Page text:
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Sunday, 05 July 2015

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Chancellor’s tax problem that we’re all likely to inherit

I apologise for talking about a rather morbid subject at this festive time of year but I couldn’t help but notice that one of the more significant features of the Chancellor’s Autumn Statement had gone virtually unreported.

This is particularly strange because inheritance tax has, in the recent past, been one of the more politically divisive taxes on the statute book.

The background to this is the pre-election position of the Conservative Party which talked about raising the threshold from the current £325,000 to £1million and the financial crisis and the last election result which, between them, have changed everything, or so it seems.

Most tax relief is increased every year by the rate of inflation (of which more later) but that is not the case with inheritance tax. The annual exemption has been at £3,000 for over 20 years but, more importantly, the Chancellor has now confirmed that the threshold will be frozen until 2015. Since there has already been no increase since April 2009, that means at least six years.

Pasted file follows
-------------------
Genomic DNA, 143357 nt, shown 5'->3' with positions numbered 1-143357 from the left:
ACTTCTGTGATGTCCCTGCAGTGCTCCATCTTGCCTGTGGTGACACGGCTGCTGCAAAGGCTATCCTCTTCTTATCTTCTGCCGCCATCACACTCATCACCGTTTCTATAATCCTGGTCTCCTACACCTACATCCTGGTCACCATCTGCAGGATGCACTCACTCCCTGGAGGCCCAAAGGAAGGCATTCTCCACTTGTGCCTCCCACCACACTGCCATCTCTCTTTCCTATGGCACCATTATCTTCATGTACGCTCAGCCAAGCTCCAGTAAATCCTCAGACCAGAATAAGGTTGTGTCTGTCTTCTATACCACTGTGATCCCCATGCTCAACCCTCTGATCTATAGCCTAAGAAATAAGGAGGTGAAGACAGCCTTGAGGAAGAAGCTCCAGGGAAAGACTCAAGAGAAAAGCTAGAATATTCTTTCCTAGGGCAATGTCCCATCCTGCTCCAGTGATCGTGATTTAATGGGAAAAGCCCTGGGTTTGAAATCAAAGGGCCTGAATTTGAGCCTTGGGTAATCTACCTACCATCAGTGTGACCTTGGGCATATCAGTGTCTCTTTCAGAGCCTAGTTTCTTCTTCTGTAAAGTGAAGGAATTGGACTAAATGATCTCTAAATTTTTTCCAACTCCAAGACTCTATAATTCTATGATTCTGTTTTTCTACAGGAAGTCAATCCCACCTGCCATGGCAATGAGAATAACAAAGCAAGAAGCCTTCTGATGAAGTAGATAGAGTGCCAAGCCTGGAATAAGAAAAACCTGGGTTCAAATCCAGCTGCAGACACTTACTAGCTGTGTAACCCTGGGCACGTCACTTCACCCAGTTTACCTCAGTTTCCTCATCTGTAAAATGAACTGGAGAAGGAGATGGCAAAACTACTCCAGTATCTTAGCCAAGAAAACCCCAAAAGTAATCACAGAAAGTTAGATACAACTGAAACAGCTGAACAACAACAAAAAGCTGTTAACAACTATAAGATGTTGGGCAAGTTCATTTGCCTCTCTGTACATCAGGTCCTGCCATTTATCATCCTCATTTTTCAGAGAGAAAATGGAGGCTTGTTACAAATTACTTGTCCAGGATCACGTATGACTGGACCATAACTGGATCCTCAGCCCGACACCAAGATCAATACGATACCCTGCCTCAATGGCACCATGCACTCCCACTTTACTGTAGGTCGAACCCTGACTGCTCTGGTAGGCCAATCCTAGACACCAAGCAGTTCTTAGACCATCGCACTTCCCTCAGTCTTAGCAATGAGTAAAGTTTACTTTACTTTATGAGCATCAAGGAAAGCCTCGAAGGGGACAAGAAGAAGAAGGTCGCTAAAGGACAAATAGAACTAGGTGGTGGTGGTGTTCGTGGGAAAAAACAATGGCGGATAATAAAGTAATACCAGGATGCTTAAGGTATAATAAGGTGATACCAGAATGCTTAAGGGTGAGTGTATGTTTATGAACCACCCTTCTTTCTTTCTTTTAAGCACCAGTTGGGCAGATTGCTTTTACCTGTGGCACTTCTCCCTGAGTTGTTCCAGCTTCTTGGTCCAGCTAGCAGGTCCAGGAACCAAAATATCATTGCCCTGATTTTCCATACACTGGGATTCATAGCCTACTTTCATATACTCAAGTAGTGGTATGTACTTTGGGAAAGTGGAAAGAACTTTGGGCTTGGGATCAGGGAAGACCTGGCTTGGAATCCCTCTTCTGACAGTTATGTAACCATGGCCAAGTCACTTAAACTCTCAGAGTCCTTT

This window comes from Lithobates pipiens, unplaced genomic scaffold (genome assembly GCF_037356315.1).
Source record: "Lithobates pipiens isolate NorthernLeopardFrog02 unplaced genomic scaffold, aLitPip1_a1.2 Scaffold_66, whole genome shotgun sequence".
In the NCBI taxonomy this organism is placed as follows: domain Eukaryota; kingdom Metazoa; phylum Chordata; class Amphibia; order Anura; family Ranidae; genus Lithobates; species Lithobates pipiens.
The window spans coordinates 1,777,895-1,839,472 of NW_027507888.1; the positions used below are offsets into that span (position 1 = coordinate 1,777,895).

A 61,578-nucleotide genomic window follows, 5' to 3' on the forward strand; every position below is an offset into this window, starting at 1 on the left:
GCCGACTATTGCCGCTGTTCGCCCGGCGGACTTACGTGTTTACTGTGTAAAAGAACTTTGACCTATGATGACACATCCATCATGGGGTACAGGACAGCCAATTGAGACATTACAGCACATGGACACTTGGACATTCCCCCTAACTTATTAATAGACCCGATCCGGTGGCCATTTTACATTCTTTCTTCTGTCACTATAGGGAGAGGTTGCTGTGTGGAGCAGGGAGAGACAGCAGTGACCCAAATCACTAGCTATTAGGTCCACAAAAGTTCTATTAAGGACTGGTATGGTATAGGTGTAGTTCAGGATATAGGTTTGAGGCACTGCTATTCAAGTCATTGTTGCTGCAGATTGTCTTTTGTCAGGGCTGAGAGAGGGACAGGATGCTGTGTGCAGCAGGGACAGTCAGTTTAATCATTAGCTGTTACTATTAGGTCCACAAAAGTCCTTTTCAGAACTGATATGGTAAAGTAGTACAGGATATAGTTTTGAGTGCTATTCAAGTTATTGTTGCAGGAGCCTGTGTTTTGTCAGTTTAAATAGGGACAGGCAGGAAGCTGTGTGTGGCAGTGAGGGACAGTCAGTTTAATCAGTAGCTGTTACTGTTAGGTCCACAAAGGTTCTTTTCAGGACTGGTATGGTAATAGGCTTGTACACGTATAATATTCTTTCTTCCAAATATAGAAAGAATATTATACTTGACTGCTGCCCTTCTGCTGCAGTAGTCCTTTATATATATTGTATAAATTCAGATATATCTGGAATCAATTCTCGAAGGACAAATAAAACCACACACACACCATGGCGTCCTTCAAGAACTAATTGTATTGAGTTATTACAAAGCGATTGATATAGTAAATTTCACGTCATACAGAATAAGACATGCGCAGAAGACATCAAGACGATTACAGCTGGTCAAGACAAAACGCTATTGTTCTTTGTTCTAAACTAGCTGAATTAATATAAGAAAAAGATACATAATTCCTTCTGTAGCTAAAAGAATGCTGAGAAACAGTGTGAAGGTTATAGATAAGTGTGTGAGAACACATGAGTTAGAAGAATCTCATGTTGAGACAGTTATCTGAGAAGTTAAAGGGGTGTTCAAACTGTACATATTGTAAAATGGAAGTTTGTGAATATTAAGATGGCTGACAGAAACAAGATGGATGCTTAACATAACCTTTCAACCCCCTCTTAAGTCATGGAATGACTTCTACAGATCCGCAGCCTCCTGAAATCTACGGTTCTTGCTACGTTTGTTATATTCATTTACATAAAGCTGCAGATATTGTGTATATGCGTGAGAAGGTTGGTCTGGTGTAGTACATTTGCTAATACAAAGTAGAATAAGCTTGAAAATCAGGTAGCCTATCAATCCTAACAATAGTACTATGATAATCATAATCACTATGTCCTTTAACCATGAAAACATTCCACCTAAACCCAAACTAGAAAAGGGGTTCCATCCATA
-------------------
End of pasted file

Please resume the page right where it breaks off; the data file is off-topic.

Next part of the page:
Even then, the threshold is stipulated to increase in line with consumer price index (CPI) inflation rather than the more familiar retail price index (RPI). For those who are unfamiliar with these acronyms there are two main differences.

First there is a difference in the factors included – CPI does not include, for instance, housing costs. Secondly, there is also a mathematical difference in the way the figures are calculated.

The result of this is that CPI inflation is usually lower than RPI inflation (five per cent as against 5.4 per cent in the most recent figures). If there is an average rate of five per cent over the six years then that would mean inflation of over 40 per cent in total.

Many economic observers believe that the Bank of England’s policy of quantitative easing will mean a prolonged return to inflationary times.

Whatever the figure, this means that there will certainly be a substantial real terms cut in the value of the inheritance tax threshold and those who are below it today may not be when they die – which is of course the important time.

Those already within the tax net may find that their potential liabilities are increasing every year – even when inflation linking resumes. In other words, the Chancellor announced an increase in inheritance tax without anyone really noticing or complaining.

That is certainly unusual.

This is not intended to be a counsel of despair – far from it. Provided that planning is undertaken in good time there are usually a number of options available to reduce or avoid hefty tax bills.

The crucial thing to remember is that the sooner it is done then the more options are available. If you are going to ask for advice then the best time to do it is probably now.

In most cases there is a good solution which takes account of your needs. Nor does thinking about inheritance tax planning mean that death is just round the corner.

If you would like further information or tax planning advice email moneymatters@armstrongwatson.co.uk or call freephone 0800 195 2161.


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